How chatbots are going to redefine retail customer service
Bots—software that automates everyday customer service tasks—are poised to transform how retailers communicate with consumers. But experts say the human touch remains vital to shopper satisfaction.
At its F8 Developer Conference in mid-April, Facebook opened its Messenger platform to chatbot services, an enhancement that the social media giant said will change the way users access information, retail goods and entertainment.
Already in heavy use in China through the ubiquitous, Facebook-like social media platform WeChat, app-like chatbot software automates customer service tasks that are now commonly offered via phone and e-mail. These "bots" can provide customized communications from businesses like receipts, shipping notifications and live automated messages, “all by interacting directly with the people who want to get them,” according to Facebook.
More than 50 million companies worldwide already operate across the Facebook platform, sending over 1 billion business messages every month. With the addition of chatbot capabilities, Messenger app users may now order flowers by chatting with 1-800-Flowers’ Facebook account thanks to bots developed by Assist, a bot messaging startup co-founded by Robert Stephens, who previously founded tech support firm Geek Squad. Facebook users may also communicate with a personal shopper bot by messaging with mobile shopping app Spring, and interact with a range of other brands including eBay, Staples, Shopify, CNN and Salesforce.
Facebook contends that chatbots will usher in a new era of communications with customers. Several experts echoed that enthusiasm, and say they'll be easy for retailers of all sizes to implement. "It’s the beginning of the end of sitting on hold, the beginning of the end of 'Press one for this press to two for that,' the beginning of the end of 'This call may be recorded for quality purposes,'" Stephens told Retail Dive.
But some onlookers caution that even once bots evolve to the level of sophistication that many expect, they might only serve to enhance actual human interactions, rather than replacing them outright.
"It’s not going to take very long for customers to realize how great it is for them," Stephens said. "If a company were smart, it would help them use their people well. One of the keys for a physical retailer is being able to say 'We can do what you want' or 'We can find it.' A bot will know which store the customer shops at, and will know not to just send them to a random person. So if a company has people it relies on, messaging will be a perfect fit. If they’re smart."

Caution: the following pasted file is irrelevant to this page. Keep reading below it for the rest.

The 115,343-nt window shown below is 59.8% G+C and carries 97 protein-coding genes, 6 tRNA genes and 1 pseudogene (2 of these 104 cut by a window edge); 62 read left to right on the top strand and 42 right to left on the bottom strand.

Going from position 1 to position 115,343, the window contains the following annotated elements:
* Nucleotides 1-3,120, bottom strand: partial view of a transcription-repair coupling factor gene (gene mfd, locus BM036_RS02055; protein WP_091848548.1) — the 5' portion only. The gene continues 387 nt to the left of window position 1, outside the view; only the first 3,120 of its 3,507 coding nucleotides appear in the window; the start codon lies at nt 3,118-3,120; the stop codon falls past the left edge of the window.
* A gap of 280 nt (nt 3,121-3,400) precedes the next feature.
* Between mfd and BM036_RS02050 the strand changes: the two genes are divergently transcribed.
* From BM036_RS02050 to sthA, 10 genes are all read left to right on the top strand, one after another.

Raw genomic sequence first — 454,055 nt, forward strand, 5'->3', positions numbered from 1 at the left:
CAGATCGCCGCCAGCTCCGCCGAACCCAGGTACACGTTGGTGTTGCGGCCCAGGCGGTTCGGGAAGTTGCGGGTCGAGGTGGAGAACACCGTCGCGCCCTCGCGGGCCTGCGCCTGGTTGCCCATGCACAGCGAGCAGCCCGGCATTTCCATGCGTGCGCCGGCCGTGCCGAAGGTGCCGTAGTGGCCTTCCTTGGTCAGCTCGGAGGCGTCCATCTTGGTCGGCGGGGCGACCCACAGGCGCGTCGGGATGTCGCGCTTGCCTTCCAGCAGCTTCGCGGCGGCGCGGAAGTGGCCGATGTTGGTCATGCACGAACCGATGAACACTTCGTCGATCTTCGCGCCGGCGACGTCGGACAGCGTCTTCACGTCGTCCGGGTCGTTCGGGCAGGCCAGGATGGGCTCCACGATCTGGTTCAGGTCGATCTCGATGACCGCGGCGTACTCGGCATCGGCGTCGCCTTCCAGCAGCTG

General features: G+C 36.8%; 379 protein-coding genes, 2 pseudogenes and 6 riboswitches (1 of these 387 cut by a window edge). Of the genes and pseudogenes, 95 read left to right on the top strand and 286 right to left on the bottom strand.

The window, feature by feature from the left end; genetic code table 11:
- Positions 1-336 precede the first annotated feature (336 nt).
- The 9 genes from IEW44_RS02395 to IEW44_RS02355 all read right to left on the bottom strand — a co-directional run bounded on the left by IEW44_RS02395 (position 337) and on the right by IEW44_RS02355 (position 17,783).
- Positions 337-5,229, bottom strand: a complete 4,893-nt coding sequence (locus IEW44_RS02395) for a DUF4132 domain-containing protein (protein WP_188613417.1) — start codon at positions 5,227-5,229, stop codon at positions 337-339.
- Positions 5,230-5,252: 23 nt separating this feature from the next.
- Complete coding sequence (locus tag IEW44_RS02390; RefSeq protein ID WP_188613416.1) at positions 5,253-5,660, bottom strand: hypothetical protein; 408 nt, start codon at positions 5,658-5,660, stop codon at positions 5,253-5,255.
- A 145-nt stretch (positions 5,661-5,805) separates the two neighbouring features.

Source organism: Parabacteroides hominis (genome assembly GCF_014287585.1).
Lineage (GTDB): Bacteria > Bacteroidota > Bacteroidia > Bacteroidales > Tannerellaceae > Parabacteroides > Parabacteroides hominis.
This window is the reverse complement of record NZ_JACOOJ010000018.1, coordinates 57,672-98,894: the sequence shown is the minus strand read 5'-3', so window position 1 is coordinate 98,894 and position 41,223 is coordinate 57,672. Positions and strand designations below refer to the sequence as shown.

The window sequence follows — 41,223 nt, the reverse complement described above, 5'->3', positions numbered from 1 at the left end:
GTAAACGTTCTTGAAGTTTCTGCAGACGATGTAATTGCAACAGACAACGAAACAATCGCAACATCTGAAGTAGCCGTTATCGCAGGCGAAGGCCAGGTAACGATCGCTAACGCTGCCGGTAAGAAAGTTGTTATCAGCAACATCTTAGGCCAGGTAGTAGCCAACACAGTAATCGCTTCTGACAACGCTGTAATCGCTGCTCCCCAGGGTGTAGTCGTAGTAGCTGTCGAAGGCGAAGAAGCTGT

The beauty of bots
Bots are essentially descendents of a "chatterbot" program developed in 1964 by Massachusetts Institute of Technology professor Joseph Weizenbaum, who developed a program he dubbed ELIZA to mimic a therapist, asking open-ended questions and even responding with follow-ups.
For a while there, virtual assistants like Apple's Siri, Google's Alexa and Microsoft's Cortana seemed the wave of the future, but more than half a century after Weizenbaum's innovations, the tech world has come around to his way of thinking.
"Messaging is going to be the interface—or the anti-interface—of the next phase of the internet," Robin Chan, CEO of Operator, an app that uses a mix of artificial intelligence and human workers to let you shop through text-based conversations, told The Verge. "This is such a mega-trend that almost every large application is moving toward this."
Chatbots are poised to revolutionize customer interactions because the communication goes beyond the kinds of marketing now possible even on social media or mobile apps, Stephens says.
“Right now you have to install an app. The idea of messaging is much easier than an app,” he said. “It’s going to change companies and change consumer behavior. It’s nice to have somebody ‘like’ your Facebook page, but what does it mean, really? We did everything we were told 10 years ago. We went on social media. We went after ‘likes’ and ‘hearts,’ and what did we get for that? And the great thing is the cost to develop a bot is much less than to develop an app.”
The infeasibility of individual brand and retail apps is well documented. In its 2015 report "The Future Of Mobile Wallets Lies Beyond Payments," Forrester Research said that mobile wallets and even messaging would be useful for reaching customers beyond payments, and that individual apps would be unlikely to catch on.
“No matter how good your own app is, the reality is that only a small subset of your customer base will use it,” author Thomas Husson said in that report. "Consumers spend the majority of their time on just a few mobile apps and, increasingly, on new audience portals like messaging and social media apps."
Indeed, the average person spends 80% of their time on mobile using just three apps, and of those three, their preferred messaging app ranks among them, according to ComScore.
The problem doesn't just apply to mobile payments or purchases, but also to digital interactions in general, says Jason Goldberg, who leads commerce and content strategy at interactive digital agency Razorfish (and who also blogs as “Retailgeek”).
“All these brands have written apps, and no one uses those apps,” Goldberg told Retail Dive. “The bots don’t require any installation, so a lot of people, myself included, feel the bot is the new app. And unlike the apps, the bots all run on these open platforms," meaning developers can design bots that can be used on Google, Facebook or any messaging service with a "bot store."